People will cheat for all sort of different reasons in all sorts of different ways — in love, in their finances and at work — but social psychologists are particularly interested in the general features of situations in which people cheat.
It’s this question that inspired Professor Ed Diener and colleagues in the 1970s to carry out a classic social psychology study of children’s honesty at Halloween.
Trick or treat?
Diener and colleagues monitored 27 houses in Seattle on the evening of Halloween, as kids came trick-or-treating (Diener et al., 1976). Just inside the door on a table were two bowls, one filled with candy bars, another with pennies and nickels. As children arrived in their costumes they were told to take one candy bar each, but not to touch the money. The host then told the children she had to go back to her research in another room. Actually, though, she was looking through a peep-hole in the door to see how much candy and/or money they would take.
But this wasn’t just a test of the kids honesty, it was a test of how various situational factors would affect what they did. Before leaving the room, each of the hosts in each of the houses created a number of different experimental conditions. The three major factors the experimenters wanted to examine were the effect of being in a group, anonymity and shifting the responsibility for any cheating:
- Groups: children naturally arrived either alone or in groups (so this condition was only quasi-experimental).
- Anonymity: sometimes the kids were asked by the host for their names and addresses, other times not.
- Shifted responsibility: sometimes all the children were told that the smallest child the host could see was responsible if any extra candy or money was taken.
Over the night 1,352 children entered the 27 houses across Seattle, some alone and some in groups, many emboldened by their Halloween costumes. In each house the host, after the experimental manipulation, left the room and watched the children, waiting to see how the anonymity and responsibility shifting would affect whether they cheated, and by how much.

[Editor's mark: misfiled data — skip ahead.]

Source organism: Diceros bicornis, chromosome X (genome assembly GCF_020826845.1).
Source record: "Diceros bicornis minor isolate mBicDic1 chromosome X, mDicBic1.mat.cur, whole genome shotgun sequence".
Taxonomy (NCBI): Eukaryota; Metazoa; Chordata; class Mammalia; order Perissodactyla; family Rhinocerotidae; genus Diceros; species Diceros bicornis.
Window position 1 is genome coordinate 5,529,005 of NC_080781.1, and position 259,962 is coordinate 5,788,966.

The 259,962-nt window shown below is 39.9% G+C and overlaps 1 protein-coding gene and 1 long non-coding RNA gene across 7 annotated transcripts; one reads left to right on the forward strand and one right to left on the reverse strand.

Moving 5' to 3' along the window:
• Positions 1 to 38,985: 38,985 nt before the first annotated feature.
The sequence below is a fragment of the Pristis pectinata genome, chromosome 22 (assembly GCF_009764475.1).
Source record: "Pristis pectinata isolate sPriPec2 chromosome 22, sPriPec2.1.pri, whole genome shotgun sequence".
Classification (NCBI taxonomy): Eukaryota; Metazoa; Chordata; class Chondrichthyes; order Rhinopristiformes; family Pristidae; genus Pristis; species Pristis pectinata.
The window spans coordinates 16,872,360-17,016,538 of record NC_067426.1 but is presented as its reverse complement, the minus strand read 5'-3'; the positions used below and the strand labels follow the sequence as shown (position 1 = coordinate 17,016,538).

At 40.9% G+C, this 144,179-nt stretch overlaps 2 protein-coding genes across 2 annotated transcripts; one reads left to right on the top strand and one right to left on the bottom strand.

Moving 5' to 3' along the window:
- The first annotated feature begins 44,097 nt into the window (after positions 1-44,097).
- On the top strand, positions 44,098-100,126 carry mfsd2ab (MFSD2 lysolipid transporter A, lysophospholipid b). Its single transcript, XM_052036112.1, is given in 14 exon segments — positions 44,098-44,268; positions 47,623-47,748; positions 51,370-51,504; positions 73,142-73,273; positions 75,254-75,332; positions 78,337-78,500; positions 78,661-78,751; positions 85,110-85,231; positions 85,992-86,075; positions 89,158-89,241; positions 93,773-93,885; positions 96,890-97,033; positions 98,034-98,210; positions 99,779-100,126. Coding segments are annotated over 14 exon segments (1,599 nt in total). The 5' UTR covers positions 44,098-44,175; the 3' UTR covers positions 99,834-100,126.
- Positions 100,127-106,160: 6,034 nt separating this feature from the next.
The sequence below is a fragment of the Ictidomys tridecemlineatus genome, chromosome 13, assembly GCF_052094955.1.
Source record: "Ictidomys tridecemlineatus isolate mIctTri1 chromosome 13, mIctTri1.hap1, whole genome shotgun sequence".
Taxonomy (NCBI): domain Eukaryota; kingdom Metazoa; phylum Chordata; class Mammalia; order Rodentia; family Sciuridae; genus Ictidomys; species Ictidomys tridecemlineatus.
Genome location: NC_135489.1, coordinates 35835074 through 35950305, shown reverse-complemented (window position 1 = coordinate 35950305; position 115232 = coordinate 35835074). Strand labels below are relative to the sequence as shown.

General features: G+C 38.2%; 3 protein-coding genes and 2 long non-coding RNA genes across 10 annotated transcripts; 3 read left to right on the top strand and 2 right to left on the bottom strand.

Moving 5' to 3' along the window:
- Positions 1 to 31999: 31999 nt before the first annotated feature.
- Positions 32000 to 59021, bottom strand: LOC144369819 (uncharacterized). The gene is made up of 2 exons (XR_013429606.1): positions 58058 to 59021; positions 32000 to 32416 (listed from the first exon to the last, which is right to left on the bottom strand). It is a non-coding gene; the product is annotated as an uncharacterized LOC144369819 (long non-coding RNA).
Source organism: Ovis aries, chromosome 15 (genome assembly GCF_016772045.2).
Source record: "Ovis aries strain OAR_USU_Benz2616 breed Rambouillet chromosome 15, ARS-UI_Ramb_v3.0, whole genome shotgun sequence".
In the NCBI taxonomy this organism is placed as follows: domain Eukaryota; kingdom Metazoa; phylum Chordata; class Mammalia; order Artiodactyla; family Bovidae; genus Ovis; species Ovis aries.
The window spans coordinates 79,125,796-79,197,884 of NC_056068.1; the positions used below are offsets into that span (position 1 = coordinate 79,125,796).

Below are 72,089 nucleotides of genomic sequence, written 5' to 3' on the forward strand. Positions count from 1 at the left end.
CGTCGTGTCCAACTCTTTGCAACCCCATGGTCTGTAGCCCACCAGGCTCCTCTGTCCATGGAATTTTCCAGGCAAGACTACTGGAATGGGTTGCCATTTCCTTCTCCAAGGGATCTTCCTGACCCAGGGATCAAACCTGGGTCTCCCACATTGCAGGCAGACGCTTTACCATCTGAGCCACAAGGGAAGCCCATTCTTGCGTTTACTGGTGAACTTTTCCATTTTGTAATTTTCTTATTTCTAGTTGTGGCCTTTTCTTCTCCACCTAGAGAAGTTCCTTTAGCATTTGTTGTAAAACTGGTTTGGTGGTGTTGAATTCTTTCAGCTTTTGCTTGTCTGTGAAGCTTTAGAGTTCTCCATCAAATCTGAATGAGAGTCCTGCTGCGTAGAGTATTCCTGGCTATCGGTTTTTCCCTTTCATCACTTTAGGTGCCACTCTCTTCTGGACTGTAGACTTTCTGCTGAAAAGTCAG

From 8% to 80%
The good news is that overall, across all the conditions, about two-thirds of the children were completely honest and didn’t take even a single extra candy bar or touch the pennies and nickels. But the effects of anonymity, being in a group and responsibility shifting were dramatic:
As you can see, when children came alone and were identified, only 8% cheated. However when they came in a group, were anonymous and the responsibility for any cheating had been shifted to the smallest child, the average rate of cheating shot up to 80%. The results suggested that each of the factors were not just additive but interacted with each other to encourage an even larger percentage of children to cheat.
The researchers teased out some further intriguing subtleties from the data they collected. They were also interested in why the children cheated: was it just because they were in a group, or was it also because the leader cheated and the others copied? Their results suggested there was indeed a modelling effect because in groups where the first child cheated, the other children were also more likely to cheat.
This experiment is a powerful demonstration of what psychologists call deindividuation: when aspects of situations cause people’s sense of themselves, including their ethical and moral codes, to recede and allow them to be easily influenced by the actions of others. Deindividuation may be at least partly responsible for social loafing, people’s tendency to slack off when working in a group.
But social loafing is the least of the charges ranged against deindividuation. The phenomenon has been blamed for all kinds of social disorder, especially the antisocial, destructive behaviour sometimes seen in crowds (although according to some scholars the combustibility of crowds has been exaggerated, cf. 7 myths of crowd psychology).
Whatever the judgement on deindividuation, this classic social psychology study does give us four specific situations which make people more likely to cheat: when in a group, when anonymous, when they can copy someone else and when responsibility can be shifted elsewhere. It also demonstrates that these factors can interact with each other to make it even easier for cheating to occur.
Published: 19 January 2010